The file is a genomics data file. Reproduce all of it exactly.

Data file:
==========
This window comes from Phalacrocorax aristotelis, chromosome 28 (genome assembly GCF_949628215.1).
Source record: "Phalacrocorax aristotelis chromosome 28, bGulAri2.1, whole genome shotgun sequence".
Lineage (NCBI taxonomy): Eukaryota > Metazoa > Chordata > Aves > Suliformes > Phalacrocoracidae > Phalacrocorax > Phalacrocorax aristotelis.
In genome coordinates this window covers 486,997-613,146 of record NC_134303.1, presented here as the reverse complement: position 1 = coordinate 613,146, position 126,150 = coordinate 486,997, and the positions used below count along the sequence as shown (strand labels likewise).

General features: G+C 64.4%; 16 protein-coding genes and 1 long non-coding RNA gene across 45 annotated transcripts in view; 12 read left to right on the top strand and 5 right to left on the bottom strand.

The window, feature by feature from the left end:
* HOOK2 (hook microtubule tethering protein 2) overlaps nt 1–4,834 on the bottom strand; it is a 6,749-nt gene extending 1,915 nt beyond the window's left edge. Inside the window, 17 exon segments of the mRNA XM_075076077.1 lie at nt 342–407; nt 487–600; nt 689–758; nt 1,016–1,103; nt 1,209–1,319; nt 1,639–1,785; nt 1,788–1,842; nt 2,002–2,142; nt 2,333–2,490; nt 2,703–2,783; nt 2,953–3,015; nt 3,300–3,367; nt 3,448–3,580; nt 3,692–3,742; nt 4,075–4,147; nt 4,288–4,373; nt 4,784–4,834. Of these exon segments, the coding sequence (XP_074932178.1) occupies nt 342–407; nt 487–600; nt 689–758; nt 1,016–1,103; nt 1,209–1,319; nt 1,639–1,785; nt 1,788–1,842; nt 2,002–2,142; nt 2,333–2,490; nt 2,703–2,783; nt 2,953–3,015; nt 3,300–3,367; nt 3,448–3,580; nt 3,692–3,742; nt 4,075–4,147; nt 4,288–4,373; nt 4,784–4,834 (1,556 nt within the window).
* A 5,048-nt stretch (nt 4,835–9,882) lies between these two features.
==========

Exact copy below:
This window comes from Phalacrocorax aristotelis, chromosome 28 (genome assembly GCF_949628215.1).
Source record: "Phalacrocorax aristotelis chromosome 28, bGulAri2.1, whole genome shotgun sequence".
Lineage (NCBI taxonomy): Eukaryota > Metazoa > Chordata > Aves > Suliformes > Phalacrocoracidae > Phalacrocorax > Phalacrocorax aristotelis.
In genome coordinates this window covers 486,997-613,146 of record NC_134303.1, presented here as the reverse complement: position 1 = coordinate 613,146, position 126,150 = coordinate 486,997, and the positions used below count along the sequence as shown (strand labels likewise).

General features: G+C 64.4%; 16 protein-coding genes and 1 long non-coding RNA gene across 45 annotated transcripts in view; 12 read left to right on the top strand and 5 right to left on the bottom strand.

The window, feature by feature from the left end:
* HOOK2 (hook microtubule tethering protein 2) overlaps nt 1–4,834 on the bottom strand; it is a 6,749-nt gene extending 1,915 nt beyond the window's left edge. Inside the window, 17 exon segments of the mRNA XM_075076077.1 lie at nt 342–407; nt 487–600; nt 689–758; nt 1,016–1,103; nt 1,209–1,319; nt 1,639–1,785; nt 1,788–1,842; nt 2,002–2,142; nt 2,333–2,490; nt 2,703–2,783; nt 2,953–3,015; nt 3,300–3,367; nt 3,448–3,580; nt 3,692–3,742; nt 4,075–4,147; nt 4,288–4,373; nt 4,784–4,834. Of these exon segments, the coding sequence (XP_074932178.1) occupies nt 342–407; nt 487–600; nt 689–758; nt 1,016–1,103; nt 1,209–1,319; nt 1,639–1,785; nt 1,788–1,842; nt 2,002–2,142; nt 2,333–2,490; nt 2,703–2,783; nt 2,953–3,015; nt 3,300–3,367; nt 3,448–3,580; nt 3,692–3,742; nt 4,075–4,147; nt 4,288–4,373; nt 4,784–4,834 (1,556 nt within the window).
* A 5,048-nt stretch (nt 4,835–9,882) lies between these two features.